Macro vs Micro
Phytoplankton are microscopic, plant-like organisms that live in the ocean. Unlike macroalgae or seaweed that you can easily see lying on the beach, it is difficult to see microalgae or phytoplankton without a microscope.
What are Diatoms and Dinoflagellates?
There are many types of phytoplankton, but two main are most common: 1) diatoms and 2) dinoflagellates. Diatoms are single-celled algae that have chloroplasts and can undergo photosynthesis. Dinoflagellates are also single-celled and have two whip-like tails called “flagella.” Although many dinoflagellates also have chloroplasts, not all do. Both types of phytoplankton can be autotrophic and use photosynthesis to harvest the sunlight to produce their own energy, but some dinoflagellates are heterotrophic and rely on eating other organisms for energy; as far as we know, there are no heterotrophic diatoms.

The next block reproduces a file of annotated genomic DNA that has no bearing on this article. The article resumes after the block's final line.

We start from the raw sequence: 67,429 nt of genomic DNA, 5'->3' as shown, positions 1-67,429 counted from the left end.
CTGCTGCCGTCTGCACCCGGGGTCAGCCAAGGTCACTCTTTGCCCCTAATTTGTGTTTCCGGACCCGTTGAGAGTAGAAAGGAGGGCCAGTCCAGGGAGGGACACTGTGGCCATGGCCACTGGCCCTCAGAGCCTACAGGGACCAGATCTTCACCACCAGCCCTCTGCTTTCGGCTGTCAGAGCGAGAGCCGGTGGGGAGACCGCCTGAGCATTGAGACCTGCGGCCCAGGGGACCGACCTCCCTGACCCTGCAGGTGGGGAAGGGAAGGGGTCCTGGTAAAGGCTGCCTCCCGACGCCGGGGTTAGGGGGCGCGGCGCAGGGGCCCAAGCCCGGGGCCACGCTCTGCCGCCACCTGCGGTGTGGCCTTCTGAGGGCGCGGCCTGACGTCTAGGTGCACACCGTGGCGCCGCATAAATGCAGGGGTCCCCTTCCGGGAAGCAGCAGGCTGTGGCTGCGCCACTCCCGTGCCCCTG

What is the Role of Phytoplankton?
Phytoplankton are the primary producers at the bottom of the food web, similar to the grasses and trees found on land. They help to provide food and energy for zooplankton, krill, and abalone that in turn feed the birds, whales, and even us.
- chloroplast – a specialized structure in a cell with photosynthetic pigments
- photosynthesis –the process of using the sun’s energy to convert carbon dioxide and water into carbohydrates and oxygen; carried out by green plants, algae, and cyanobacteria
- autotrophic – describes an organism that makes organic material from inorganic material; a primary producer; examples include plants, phytoplankton, and some bacteria
- heterotrophic - an organism that obtains its organic matter from the environment (usually from autotrophs); a consumer
- primary producer - an organism that makes organic material from inorganic material; an autotroph; examples include plants, phytoplankton, and some bacteria
Still curious? Look up more of these terms at Bigelow’s Glossary
Feeding krill and abalone is not all they can do! Sometimes phytoplankton can change the color of the ocean and cause a “red” tide. Find out more at Algal Bloom Types